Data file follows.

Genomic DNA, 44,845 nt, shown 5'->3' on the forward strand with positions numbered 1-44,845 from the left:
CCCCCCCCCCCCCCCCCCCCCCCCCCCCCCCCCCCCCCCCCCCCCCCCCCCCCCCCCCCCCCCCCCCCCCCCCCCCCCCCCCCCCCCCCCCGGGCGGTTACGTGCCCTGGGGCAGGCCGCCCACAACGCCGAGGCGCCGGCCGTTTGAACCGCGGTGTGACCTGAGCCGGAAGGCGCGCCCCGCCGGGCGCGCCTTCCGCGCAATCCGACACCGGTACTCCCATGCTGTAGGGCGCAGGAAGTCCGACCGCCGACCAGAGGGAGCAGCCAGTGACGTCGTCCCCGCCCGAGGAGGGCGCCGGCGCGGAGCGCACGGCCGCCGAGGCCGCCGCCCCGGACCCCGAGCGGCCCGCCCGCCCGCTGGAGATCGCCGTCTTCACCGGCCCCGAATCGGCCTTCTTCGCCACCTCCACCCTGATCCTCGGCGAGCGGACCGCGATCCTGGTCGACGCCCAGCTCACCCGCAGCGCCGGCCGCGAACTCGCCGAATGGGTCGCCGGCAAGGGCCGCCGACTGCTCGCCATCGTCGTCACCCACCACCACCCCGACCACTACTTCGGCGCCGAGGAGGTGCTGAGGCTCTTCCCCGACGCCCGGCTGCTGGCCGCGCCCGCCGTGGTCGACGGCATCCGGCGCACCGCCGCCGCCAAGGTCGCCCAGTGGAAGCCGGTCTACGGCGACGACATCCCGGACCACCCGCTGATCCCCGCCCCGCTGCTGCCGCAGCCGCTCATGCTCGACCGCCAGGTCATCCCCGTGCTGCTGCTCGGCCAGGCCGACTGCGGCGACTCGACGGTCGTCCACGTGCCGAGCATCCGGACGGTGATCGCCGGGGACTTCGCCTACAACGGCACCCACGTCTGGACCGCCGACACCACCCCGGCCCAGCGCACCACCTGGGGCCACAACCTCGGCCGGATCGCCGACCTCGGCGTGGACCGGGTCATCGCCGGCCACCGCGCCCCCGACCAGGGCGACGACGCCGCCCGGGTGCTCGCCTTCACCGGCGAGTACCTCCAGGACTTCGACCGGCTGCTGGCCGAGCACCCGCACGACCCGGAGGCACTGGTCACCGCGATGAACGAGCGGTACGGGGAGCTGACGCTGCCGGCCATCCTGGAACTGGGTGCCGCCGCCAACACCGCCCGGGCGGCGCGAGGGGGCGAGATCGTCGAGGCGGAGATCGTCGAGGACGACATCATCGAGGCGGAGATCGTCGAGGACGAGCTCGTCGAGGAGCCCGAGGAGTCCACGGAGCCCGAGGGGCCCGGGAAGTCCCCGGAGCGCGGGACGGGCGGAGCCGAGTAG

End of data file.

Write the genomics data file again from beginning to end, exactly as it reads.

Genomic DNA, 44,845 nt, shown 5'->3' on the forward strand with positions numbered 1-44,845 from the left:
CCCCCCCCCCCCCCCCCCCCCCCCCCCCCCCCCCCCCCCCCCCCCCCCCCCCCCCCCCCCCCCCCCCCCCCCCCCCCCCCCCCCCCCCCCCGGGCGGTTACGTGCCCTGGGGCAGGCCGCCCACAACGCCGAGGCGCCGGCCGTTTGAACCGCGGTGTGACCTGAGCCGGAAGGCGCGCCCCGCCGGGCGCGCCTTCCGCGCAATCCGACACCGGTACTCCCATGCTGTAGGGCGCAGGAAGTCCGACCGCCGACCAGAGGGAGCAGCCAGTGACGTCGTCCCCGCCCGAGGAGGGCGCCGGCGCGGAGCGCACGGCCGCCGAGGCCGCCGCCCCGGACCCCGAGCGGCCCGCCCGCCCGCTGGAGATCGCCGTCTTCACCGGCCCCGAATCGGCCTTCTTCGCCACCTCCACCCTGATCCTCGGCGAGCGGACCGCGATCCTGGTCGACGCCCAGCTCACCCGCAGCGCCGGCCGCGAACTCGCCGAATGGGTCGCCGGCAAGGGCCGCCGACTGCTCGCCATCGTCGTCACCCACCACCACCCCGACCACTACTTCGGCGCCGAGGAGGTGCTGAGGCTCTTCCCCGACGCCCGGCTGCTGGCCGCGCCCGCCGTGGTCGACGGCATCCGGCGCACCGCCGCCGCCAAGGTCGCCCAGTGGAAGCCGGTCTACGGCGACGACATCCCGGACCACCCGCTGATCCCCGCCCCGCTGCTGCCGCAGCCGCTCATGCTCGACCGCCAGGTCATCCCCGTGCTGCTGCTCGGCCAGGCCGACTGCGGCGACTCGACGGTCGTCCACGTGCCGAGCATCCGGACGGTGATCGCCGGGGACTTCGCCTACAACGGCACCCACGTCTGGACCGCCGACACCACCCCGGCCCAGCGCACCACCTGGGGCCACAACCTCGGCCGGATCGCCGACCTCGGCGTGGACCGGGTCATCGCCGGCCACCGCGCCCCCGACCAGGGCGACGACGCCGCCCGGGTGCTCGCCTTCACCGGCGAGTACCTCCAGGACTTCGACCGGCTGCTGGCCGAGCACCCGCACGACCCGGAGGCACTGGTCACCGCGATGAACGAGCGGTACGGGGAGCTGACGCTGCCGGCCATCCTGGAACTGGGTGCCGCCGCCAACACCGCCCGGGCGGCGCGAGGGGGCGAGATCGTCGAGGCGGAGATCGTCGAGGACGACATCATCGAGGCGGAGATCGTCGAGGACGAGCTCGTCGAGGAGCCCGAGGAGTCCACGGAGCCCGAGGGGCCCGGGAAGTCCCCGGAGCGCGGGACGGGCGGAGCCGAGTAG